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Single’s Inferno: Why this Korean dating show landed on Netflix’s global Top 10 list

A scene from the new Netflix Korean-language dating show, "Single's Inferno"

Given the popularity of Korean-language content on Netflix, it was inevitable that creators would start to explore different formats within this genre on the platform. We’ve had, for example, Korean-language horror, action, and crime stories. Also, thanks to the just-ended weekly release reality show Single’s Inferno, now a Korean dating show on Netflix. The final episode of this title’s inaugural season just dropped on Netflix over the weekend, bringing to a close this competition that featured a bunch of ridiculously good-looking young men and women ensconced amid the picturesque Korean island of Saseungbong-do.

According to Netflix’s latest global viewership data, almost 26 million people around the world checked out the show from January 3-9. This makes Single’s Inferno, now in its second week on a Netflix Top 10 list, the #4 non-English show worldwide on the streamer.

Single’s Inferno Netflix

If you have any interest in Korea at all? This 8-episode series is actually a fascinating look at how young people from Korea interact within a romantic context. And here’s one marked difference from the US. Notwithstanding the way this show came off in the marketing of it, it was way less sexualized than a Western counterpart. One like, say, Netflix’s Too Hot to Handle.

Across the entire series, there was only one kiss shown. And it was literally a peck on the cheek — one that made the male recipient swoon, nonetheless. Hand-holding, I realized, is also a super big deal to Koreans. They call it, as I understand it, “skinship.” It’s an apples-to-oranges comparison, really. But that’s a reference to hand-holding being on par with more of the physical intimacy a couple in the US might expect. And this is not to say Single’s Inferno was prudish or overly chaste. Just different, in a refreshing way.

Meanwhile, here’s how the show unfolded. All of the contestants start off living on an island called “inferno.” That basically just means they’re living close to the elements — minus the creature comforts we’re all used to. After a series of games and challenges each day? Contestants then get to either pair up or take someone they want on a date. To an island called “paradise,” where there’s a sumptuous, amenity-laden resort.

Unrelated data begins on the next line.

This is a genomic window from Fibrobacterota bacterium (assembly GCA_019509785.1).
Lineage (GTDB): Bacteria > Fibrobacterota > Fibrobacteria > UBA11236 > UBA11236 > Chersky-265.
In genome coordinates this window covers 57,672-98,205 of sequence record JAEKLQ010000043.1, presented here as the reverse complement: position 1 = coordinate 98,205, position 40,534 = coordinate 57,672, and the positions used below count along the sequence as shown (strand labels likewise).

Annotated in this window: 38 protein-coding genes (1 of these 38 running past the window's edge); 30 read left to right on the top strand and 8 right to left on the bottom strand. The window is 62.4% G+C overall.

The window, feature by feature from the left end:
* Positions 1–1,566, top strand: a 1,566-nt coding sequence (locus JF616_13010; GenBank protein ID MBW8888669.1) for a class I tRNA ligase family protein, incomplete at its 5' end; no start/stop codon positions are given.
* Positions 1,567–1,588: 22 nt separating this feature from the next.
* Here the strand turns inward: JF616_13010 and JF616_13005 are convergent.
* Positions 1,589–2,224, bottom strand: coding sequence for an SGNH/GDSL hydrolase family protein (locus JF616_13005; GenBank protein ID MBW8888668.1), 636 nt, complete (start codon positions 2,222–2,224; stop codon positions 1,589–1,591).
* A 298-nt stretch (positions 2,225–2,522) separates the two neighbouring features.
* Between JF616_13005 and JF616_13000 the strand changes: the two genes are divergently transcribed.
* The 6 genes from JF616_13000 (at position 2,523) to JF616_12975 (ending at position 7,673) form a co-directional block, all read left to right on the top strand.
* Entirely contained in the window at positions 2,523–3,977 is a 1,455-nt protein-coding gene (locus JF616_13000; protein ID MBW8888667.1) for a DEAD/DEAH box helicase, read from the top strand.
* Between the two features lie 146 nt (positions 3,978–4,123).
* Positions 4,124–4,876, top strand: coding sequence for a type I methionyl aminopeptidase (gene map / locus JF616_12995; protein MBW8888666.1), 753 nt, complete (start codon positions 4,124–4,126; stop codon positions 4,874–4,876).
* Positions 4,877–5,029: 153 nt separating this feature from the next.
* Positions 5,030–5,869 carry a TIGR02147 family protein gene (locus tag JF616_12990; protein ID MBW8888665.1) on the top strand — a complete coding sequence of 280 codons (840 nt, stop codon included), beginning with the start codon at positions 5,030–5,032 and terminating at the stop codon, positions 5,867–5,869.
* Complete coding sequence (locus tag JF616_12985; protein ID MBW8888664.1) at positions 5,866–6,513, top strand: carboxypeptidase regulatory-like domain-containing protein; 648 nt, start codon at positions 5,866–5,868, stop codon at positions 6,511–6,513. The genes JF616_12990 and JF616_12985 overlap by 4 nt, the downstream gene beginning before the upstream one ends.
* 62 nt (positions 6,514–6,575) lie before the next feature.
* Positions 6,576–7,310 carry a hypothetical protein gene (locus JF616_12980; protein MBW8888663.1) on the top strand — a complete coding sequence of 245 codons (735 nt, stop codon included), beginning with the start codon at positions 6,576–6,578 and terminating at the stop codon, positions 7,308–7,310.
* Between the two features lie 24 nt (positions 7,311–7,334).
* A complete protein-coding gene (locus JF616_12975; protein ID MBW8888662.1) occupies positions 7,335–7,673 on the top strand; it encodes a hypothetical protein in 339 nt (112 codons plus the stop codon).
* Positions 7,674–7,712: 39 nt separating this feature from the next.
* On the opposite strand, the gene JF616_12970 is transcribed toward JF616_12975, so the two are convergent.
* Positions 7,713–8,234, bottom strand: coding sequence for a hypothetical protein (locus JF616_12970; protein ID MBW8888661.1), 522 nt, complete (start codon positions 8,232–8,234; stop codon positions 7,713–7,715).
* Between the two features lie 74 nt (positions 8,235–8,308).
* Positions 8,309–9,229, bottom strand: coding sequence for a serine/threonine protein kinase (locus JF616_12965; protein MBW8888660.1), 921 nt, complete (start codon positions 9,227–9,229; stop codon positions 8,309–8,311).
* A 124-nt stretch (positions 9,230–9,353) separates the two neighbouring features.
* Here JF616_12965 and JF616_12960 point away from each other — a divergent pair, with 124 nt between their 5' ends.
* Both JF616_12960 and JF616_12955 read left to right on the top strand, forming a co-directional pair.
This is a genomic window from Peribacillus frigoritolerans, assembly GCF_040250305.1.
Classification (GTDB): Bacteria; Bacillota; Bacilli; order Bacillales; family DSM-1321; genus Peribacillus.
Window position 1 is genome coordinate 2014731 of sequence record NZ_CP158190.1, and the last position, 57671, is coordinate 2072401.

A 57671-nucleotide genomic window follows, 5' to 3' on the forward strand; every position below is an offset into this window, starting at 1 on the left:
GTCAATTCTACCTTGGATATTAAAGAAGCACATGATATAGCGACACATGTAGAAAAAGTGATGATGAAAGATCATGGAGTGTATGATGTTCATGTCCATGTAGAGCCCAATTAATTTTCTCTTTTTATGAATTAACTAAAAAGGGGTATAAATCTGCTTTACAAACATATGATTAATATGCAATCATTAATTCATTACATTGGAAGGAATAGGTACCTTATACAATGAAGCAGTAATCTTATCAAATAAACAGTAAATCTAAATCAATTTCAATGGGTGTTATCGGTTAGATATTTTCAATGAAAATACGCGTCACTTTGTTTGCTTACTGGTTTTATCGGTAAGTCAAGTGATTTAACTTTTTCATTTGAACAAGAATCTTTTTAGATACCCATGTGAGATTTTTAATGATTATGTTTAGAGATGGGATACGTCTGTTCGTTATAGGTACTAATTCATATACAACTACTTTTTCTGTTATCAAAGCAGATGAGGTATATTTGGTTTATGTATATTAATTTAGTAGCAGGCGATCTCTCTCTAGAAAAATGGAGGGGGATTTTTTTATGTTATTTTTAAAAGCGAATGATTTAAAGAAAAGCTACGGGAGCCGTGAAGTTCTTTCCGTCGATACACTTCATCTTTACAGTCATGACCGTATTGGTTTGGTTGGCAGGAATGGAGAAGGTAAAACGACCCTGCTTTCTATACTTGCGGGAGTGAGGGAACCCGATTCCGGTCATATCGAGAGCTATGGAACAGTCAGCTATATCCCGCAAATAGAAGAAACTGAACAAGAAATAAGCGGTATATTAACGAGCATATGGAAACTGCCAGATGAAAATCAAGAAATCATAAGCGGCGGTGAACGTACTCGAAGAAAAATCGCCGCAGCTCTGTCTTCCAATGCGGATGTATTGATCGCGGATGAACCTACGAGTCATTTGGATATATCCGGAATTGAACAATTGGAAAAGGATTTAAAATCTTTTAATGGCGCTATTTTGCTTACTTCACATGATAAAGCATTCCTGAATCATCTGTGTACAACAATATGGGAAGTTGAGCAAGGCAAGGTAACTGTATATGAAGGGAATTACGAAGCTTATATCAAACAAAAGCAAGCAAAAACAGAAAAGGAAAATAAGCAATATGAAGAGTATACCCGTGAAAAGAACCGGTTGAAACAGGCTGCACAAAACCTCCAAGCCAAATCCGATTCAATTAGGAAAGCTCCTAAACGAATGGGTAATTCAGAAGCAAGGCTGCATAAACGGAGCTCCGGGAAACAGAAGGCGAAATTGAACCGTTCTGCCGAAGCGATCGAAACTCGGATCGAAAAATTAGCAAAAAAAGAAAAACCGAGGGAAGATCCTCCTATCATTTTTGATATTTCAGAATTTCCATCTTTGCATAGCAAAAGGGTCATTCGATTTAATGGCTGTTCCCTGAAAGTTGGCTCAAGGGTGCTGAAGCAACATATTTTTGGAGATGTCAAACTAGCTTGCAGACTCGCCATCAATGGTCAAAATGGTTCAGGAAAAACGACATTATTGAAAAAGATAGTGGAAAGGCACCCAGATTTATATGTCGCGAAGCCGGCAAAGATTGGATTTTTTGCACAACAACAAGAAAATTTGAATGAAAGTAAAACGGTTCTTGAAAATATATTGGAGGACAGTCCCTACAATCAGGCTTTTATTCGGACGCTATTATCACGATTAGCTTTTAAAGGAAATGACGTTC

Landing on the Global Netflix Top 10

Participants are shown getting to know each other on Netflix's new Korean-language dating series, "Single's Inferno"
Participants are shown getting to know each other on Netflix’s new Korean-language dating series, “Single’s Inferno.” Image source: Netflix

On “Paradise,” and only there, can the contestants reveal certain details about themselves. Like their age, and what they do for a living.

For someone like me who’s part of the show’s Western audience? Single’s Inferno certainly scratched a kind of travel-related itch to see more of the world than is really practical right now. There was also much more heartfelt emotion and a craving for connection in this show than I’d have expected to see in a dating series. Which has led many people online, myself included, to hope that Netflix puts together a follow-up episode. Maybe some kind of where are they now special.

Or, even better, a season two.

Andy is a reporter in Memphis who also contributes to outlets like Fast Company and The Guardian. When he’s not writing about technology, he can be found hunched protectively over his burgeoning collection of vinyl, as well as nursing his Whovianism and bingeing on a variety of TV shows you probably don’t like.




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